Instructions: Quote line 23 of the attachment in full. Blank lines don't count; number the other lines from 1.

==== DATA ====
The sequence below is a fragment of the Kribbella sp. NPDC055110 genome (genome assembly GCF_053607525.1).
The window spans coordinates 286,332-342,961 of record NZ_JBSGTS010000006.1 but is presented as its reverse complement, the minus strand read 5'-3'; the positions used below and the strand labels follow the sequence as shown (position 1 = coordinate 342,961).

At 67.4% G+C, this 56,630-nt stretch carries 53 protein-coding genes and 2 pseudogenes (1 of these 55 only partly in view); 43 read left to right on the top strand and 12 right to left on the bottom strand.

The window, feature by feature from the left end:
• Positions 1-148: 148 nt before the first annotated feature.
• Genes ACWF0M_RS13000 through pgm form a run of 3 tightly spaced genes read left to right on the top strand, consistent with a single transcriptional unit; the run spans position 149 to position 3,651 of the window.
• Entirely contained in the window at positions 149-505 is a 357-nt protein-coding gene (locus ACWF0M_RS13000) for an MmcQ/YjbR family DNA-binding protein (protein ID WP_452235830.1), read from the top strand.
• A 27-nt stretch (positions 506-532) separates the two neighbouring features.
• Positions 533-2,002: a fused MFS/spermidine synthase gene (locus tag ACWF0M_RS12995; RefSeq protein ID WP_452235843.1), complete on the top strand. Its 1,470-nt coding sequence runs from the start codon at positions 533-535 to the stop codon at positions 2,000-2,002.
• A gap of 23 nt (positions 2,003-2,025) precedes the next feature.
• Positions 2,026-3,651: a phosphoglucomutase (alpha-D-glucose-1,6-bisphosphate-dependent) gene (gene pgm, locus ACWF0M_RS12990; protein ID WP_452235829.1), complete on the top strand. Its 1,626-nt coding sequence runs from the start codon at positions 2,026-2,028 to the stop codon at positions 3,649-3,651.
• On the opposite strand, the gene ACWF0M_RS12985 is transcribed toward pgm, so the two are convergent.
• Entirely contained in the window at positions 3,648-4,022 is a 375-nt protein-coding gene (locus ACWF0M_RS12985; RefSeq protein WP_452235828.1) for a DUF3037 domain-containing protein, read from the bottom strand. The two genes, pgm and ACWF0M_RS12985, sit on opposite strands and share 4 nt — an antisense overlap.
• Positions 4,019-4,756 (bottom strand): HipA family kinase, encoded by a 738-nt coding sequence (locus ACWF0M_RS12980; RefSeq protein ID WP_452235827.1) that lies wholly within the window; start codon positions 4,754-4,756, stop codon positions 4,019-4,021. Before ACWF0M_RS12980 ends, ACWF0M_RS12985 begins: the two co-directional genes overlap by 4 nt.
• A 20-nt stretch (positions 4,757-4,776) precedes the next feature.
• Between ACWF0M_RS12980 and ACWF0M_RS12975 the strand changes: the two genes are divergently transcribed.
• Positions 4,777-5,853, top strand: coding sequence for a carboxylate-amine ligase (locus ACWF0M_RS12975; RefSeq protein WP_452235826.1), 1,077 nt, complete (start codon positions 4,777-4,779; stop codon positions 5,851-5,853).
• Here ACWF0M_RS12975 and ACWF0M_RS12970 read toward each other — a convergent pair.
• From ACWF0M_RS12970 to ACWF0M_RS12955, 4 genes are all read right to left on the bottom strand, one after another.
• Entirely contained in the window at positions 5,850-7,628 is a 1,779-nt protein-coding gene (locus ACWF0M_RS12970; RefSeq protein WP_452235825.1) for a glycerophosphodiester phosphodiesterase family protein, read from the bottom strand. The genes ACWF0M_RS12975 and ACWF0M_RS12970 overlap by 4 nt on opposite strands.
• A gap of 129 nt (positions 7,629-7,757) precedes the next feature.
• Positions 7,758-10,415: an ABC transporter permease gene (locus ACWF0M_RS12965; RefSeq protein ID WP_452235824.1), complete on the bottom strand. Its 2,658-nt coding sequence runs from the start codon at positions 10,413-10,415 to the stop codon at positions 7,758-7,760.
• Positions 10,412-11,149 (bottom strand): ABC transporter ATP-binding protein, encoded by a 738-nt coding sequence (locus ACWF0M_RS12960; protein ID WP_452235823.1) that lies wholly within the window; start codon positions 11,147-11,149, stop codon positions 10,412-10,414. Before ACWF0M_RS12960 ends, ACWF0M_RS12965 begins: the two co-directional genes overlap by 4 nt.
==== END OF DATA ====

• Positions 10,412-11,149 (bottom strand): ABC transporter ATP-binding protein, encoded by a 738-nt coding sequence (locus ACWF0M_RS12960; protein ID WP_452235823.1) that lies wholly within the window; start codon positions 11,147-11,149, stop codon positions 10,412-10,414. Before ACWF0M_RS12960 ends, ACWF0M_RS12965 begins: the two co-directional genes overlap by 4 nt.